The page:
The second component of the EIM Solution – establishing and managing a community network for patient referral with a high degree of quality assurance – provides health systems with the essential service that they almost invariably have neither the expertise nor bandwidth to develop themselves.
So how do the clinical care, community care and the collection and analysis of the clinical and community care data all fit together?
Community Care Data and Outcomes. Community care is a new standard in health care delivery. The goal is to achieve lifestyle behavioral change that leads to self-management of chronic diseases. The Population Health Management (PHM) framework underscores how health care is being transformed – in ways designed to maintain and improve health across the continuum of care for individuals at risk for chronic diseases or those who already have been diagnosed with multiple chronic diseases. One of the challenges health systems face is where to refer these population groups for participation in accessible, safe and replicable prevention and intervention programs with adequate quality control. These programs must provide the adequate engagement methodology, duration, and frequency and intensity of exposure that will result in lifestyle behavior changes and the individual skills needed to accomplish self-management. Only in this way will it be possible for health systems and payers to have reasonable assurance of “value return” on their investment.
Figure 1 shows the schema for evaluating EIM effectiveness in a given community. In addition to examining clinical and claims health risk data, this model includes a community-level category that centers attention on validating the effectiveness of PHM interventions that have been implemented. The community data collected and the core outcomes are based on the performance standards set by the EIM-GRCC at Emory University. The EIM-GRCC performs community data standardization, aggregation, and analytics to create actionable summary data and uncover best practices that validate chronic disease prevention and self-management. For further details about how mobile health data acquisition tools are incorporated into EIM programs, see Lobelo et al., in Progress in Cardiovascular Diseases.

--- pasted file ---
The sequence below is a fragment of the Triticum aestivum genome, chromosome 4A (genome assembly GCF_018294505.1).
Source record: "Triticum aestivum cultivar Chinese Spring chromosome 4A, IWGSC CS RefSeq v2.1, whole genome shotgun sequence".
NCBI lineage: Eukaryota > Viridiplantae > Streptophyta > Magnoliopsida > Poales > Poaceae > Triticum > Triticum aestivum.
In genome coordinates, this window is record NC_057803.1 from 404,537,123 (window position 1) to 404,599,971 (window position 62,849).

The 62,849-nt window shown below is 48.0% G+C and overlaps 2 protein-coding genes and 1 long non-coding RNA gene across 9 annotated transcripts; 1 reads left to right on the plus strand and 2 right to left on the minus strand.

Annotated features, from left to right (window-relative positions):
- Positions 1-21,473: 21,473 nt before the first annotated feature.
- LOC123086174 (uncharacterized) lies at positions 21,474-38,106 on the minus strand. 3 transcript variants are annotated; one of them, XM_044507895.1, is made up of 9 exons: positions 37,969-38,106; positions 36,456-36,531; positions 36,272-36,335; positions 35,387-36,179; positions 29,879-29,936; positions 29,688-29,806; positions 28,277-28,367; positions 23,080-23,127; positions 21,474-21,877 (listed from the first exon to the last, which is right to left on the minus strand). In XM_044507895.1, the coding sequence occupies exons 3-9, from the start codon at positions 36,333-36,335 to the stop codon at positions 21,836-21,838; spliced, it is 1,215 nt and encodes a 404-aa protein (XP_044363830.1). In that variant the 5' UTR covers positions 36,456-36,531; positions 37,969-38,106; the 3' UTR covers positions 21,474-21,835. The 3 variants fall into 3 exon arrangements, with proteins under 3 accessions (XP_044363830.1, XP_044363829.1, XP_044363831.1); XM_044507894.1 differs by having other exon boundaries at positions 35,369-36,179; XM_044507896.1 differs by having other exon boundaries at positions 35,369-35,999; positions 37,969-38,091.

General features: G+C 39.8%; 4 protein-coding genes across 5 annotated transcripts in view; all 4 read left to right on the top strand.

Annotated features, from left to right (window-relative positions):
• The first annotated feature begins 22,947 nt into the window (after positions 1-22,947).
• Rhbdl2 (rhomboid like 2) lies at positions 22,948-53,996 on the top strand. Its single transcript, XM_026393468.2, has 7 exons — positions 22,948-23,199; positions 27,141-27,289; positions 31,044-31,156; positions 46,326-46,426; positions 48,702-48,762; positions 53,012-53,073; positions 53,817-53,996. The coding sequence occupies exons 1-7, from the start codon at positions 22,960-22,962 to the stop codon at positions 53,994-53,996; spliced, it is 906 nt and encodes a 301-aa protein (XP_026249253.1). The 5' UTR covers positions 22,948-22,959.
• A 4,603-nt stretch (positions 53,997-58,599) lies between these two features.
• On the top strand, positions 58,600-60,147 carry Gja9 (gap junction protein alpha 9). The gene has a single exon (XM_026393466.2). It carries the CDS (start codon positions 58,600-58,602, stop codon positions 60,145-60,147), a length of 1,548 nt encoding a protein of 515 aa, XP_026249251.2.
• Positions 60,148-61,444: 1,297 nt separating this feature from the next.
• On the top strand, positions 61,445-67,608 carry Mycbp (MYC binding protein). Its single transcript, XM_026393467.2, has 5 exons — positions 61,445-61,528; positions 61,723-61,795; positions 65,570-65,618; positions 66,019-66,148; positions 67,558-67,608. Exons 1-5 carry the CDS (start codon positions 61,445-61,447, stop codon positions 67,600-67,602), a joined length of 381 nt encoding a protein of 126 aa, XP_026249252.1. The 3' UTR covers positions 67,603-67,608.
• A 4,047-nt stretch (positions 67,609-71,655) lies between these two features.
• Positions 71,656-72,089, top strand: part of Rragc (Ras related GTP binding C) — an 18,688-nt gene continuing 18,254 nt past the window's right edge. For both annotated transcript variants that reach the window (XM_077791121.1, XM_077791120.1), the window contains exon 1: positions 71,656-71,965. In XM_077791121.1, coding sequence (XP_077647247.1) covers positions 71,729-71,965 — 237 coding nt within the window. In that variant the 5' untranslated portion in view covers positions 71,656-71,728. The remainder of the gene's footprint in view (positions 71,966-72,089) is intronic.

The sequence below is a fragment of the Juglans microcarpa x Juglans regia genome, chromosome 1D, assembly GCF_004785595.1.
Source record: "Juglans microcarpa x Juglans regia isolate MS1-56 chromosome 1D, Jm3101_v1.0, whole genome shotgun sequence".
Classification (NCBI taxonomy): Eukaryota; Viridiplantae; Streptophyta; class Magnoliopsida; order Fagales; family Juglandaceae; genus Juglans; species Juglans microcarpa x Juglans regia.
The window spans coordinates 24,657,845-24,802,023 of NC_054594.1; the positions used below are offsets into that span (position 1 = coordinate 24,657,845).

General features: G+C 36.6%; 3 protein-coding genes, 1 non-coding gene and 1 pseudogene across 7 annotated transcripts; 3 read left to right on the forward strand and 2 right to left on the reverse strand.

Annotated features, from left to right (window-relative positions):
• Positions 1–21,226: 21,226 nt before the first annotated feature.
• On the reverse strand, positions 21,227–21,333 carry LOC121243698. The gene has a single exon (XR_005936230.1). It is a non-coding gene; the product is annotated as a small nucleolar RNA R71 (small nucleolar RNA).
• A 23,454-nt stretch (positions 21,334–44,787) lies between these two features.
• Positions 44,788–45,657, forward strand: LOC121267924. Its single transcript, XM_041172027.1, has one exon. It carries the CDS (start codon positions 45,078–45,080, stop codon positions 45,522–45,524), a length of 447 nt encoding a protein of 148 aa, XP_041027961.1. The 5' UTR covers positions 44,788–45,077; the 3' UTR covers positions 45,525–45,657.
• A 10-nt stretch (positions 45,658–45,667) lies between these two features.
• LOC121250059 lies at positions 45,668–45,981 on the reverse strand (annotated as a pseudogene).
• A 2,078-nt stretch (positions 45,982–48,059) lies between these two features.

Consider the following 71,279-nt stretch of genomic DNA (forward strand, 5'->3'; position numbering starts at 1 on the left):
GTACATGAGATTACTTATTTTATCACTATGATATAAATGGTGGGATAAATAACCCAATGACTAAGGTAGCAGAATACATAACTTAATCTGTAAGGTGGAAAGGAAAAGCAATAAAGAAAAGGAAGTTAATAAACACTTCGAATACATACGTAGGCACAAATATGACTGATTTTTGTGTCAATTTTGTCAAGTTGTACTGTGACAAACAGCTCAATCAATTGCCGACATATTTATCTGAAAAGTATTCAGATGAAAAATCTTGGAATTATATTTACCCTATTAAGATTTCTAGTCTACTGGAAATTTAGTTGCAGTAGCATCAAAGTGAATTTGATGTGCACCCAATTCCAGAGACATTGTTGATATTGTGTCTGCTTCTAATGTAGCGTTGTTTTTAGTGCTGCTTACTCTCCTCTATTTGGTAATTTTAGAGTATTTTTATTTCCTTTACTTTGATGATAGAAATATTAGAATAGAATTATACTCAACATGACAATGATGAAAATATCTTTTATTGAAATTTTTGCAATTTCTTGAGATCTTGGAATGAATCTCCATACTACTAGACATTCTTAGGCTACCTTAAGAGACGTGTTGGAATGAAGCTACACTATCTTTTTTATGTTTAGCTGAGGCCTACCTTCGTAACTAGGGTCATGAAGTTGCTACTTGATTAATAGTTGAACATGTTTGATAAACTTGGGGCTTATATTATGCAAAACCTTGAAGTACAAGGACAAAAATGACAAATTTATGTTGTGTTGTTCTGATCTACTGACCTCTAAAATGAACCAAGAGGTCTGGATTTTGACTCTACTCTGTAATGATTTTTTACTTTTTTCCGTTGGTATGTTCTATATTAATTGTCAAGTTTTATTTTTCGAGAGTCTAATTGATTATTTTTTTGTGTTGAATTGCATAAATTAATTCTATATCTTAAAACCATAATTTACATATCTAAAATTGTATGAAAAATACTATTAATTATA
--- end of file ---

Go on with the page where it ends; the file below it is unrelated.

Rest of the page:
The EIM-GRCC role is to lead or collaborate with a given health system’s in-house research center. The process combines clinical, health care utilization and cost data and uses these metrics to assess the overall effectiveness and cost-effectiveness of the EIM solution programming. Results may be compared across different clinical populations and among specific subgroups. These are the outcomes that lead to an understanding of return on investment by health systems from their value-based care and contracted payment models with payers.
To validate success, community data and core metrics must make the case that community care works. The ACSM, American Council on Exercise and Medical Fitness Association coalition represents the organizational and professional resource to make community care a reality for health systems.